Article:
Use this URL to cite or link to this record in EThOS: http://ethos.bl.uk/OrderDetails.do?uin=uk.bl.ethos.597501
Title: Ecology and conservation genetics of Bombus distinguendus, the Great Yellow Bumblebee
Author: Charman, T. G.
Awarding Body: University of Cambridge
Current Institution: University of Cambridge
Date of Award: 2007
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Abstract:
The overall aim of this study was to improve understanding of the population genetics and basic ecological requirements of B. distinguendus in order to develop management advice and to direct conservation action. I used microsatellite genetic analyses to address questions about large-scale population genetics as well as finer-scale aspects of ecology. I found that populations of B. distinguendus throughout its Scottish range showed no significant inbreeding and little, if any, diploid male production. I also found that there was considerable gene flow between sites at a local scale (3 – 55 km), with significant differentiation only arising between widely dispersed (> 100km) island groups. At a finer scale I found that B. distinguendus nests at low density and is able to forage long distances from the nest. I also used standardised transect counts of bumblebees and flowers, together with pollen load sampling, to investigate bumblebee ecology. I examined the habitat use of foraging B. distinguendus (and other bumblebee species) in both a pastoral and a mixed farming system. There were strong positive relationships between the density of bumblebees and the density of flowers. The densities of different species of bumblebee were related to the densities of flowers of different plant species. I also examined the phenology and foraging ecology of B. distinguendus in the Hebrides. I found that B. distinguendus is a “late” emerging and nesting bumblebee, with a “medium” length colony cycle. I quantified the phenology of B. distinguendus  at ten important plant species and found that no single plant species provided resources throughout this colony cycle. I also found that B. distinguendus collected pollen from a limited range of plant species. During June and July, most pollen came from members of the Fabaceae, especially red clover (Trifolium pratense). In august, members of the Asteraceae were the most important sources of pollen.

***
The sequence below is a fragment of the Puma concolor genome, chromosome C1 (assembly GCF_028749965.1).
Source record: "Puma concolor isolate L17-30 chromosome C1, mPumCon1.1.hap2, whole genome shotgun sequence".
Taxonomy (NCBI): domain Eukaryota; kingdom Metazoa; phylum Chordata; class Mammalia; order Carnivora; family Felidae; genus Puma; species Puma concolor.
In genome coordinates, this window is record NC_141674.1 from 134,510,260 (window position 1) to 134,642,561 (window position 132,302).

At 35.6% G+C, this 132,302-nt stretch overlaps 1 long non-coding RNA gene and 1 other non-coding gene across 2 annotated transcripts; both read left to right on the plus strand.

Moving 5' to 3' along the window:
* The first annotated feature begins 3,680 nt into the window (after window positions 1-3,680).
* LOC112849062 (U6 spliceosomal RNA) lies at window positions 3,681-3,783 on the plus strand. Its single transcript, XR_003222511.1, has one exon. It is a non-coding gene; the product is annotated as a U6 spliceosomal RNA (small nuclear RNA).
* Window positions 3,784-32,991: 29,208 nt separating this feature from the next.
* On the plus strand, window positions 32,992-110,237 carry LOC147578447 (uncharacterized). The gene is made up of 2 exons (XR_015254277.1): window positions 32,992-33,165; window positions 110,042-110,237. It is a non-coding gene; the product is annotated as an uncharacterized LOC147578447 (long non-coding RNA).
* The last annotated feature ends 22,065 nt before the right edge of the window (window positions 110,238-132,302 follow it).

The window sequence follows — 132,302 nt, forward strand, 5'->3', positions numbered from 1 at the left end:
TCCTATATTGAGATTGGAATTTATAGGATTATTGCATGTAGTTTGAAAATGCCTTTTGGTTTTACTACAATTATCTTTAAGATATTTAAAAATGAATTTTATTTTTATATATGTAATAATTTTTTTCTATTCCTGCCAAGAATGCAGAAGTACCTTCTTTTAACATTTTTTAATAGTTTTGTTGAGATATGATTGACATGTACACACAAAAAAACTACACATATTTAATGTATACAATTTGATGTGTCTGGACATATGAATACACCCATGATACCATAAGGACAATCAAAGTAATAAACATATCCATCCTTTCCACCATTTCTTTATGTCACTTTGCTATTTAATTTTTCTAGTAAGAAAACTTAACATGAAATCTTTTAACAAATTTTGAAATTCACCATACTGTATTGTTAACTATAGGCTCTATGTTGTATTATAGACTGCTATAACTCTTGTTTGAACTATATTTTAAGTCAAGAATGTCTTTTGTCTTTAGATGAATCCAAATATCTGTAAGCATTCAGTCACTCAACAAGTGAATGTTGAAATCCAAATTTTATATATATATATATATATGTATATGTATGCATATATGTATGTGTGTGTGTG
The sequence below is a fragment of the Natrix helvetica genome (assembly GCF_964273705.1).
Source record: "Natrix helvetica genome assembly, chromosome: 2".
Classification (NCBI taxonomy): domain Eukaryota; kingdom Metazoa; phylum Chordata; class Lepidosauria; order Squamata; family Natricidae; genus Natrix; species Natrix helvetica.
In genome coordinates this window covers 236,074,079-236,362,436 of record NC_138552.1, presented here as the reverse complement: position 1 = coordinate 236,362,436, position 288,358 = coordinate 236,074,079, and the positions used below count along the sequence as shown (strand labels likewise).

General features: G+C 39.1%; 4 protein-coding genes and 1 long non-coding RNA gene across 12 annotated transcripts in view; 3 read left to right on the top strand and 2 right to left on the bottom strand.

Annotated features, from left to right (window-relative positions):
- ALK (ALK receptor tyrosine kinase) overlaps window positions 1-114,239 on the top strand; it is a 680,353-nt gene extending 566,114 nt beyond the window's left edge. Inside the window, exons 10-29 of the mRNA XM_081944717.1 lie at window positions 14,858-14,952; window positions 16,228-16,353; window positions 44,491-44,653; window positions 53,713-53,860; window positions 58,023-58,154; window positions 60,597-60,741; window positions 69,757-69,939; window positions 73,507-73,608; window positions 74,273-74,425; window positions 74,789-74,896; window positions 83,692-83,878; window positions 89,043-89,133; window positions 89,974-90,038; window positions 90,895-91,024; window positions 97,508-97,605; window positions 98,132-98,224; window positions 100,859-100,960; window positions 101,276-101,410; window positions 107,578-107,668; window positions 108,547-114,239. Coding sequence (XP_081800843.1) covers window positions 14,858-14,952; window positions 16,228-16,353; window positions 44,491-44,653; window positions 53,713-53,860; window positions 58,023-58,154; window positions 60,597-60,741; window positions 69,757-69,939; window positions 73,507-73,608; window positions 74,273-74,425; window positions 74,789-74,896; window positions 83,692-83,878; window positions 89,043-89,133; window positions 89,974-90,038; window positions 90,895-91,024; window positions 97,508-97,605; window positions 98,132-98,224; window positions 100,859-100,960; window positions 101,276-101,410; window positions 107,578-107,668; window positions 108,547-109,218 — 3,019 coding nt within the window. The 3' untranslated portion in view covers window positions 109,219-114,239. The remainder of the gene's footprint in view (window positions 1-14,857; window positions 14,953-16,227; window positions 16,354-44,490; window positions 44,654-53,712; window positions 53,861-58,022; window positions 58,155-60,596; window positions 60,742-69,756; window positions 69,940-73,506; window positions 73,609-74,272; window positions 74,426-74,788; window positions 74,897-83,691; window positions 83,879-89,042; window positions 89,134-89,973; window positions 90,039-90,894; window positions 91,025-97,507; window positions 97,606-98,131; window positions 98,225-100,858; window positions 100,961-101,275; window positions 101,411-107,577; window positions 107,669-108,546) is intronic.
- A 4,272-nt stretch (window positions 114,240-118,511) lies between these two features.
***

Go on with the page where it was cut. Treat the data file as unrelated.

Supervisor: Not available Sponsor: Not available
Qualification Name: Thesis (Ph.D.) Qualification Level: Doctoral
EThOS ID: uk.bl.ethos.597501  DOI: Not available
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